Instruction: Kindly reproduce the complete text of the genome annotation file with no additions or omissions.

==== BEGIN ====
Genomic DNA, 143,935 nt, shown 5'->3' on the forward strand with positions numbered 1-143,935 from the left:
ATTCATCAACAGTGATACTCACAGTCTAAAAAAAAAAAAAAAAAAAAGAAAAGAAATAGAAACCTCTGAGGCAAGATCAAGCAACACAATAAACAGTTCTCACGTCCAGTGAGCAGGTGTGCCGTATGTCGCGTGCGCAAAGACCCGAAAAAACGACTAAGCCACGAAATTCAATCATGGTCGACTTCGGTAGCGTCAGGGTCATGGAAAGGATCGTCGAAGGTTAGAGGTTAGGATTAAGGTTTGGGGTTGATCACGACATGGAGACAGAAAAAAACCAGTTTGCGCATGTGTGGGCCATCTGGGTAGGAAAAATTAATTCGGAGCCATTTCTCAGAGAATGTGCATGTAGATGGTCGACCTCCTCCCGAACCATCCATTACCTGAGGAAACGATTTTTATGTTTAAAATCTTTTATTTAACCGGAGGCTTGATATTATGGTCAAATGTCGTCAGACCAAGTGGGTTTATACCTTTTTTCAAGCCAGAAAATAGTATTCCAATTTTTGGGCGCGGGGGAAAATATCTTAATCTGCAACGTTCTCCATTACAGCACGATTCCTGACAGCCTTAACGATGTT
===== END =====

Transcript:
Genomic DNA, 143,935 nt, shown 5'->3' on the forward strand with positions numbered 1-143,935 from the left:
ATTCATCAACAGTGATACTCACAGTCTAAAAAAAAAAAAAAAAAAAAGAAAAGAAATAGAAACCTCTGAGGCAAGATCAAGCAACACAATAAACAGTTCTCACGTCCAGTGAGCAGGTGTGCCGTATGTCGCGTGCGCAAAGACCCGAAAAAACGACTAAGCCACGAAATTCAATCATGGTCGACTTCGGTAGCGTCAGGGTCATGGAAAGGATCGTCGAAGGTTAGAGGTTAGGATTAAGGTTTGGGGTTGATCACGACATGGAGACAGAAAAAAACCAGTTTGCGCATGTGTGGGCCATCTGGGTAGGAAAAATTAATTCGGAGCCATTTCTCAGAGAATGTGCATGTAGATGGTCGACCTCCTCCCGAACCATCCATTACCTGAGGAAACGATTTTTATGTTTAAAATCTTTTATTTAACCGGAGGCTTGATATTATGGTCAAATGTCGTCAGACCAAGTGGGTTTATACCTTTTTTCAAGCCAGAAAATAGTATTCCAATTTTTGGGCGCGGGGGAAAATATCTTAATCTGCAACGTTCTCCATTACAGCACGATTCCTGACAGCCTTAACGATGTT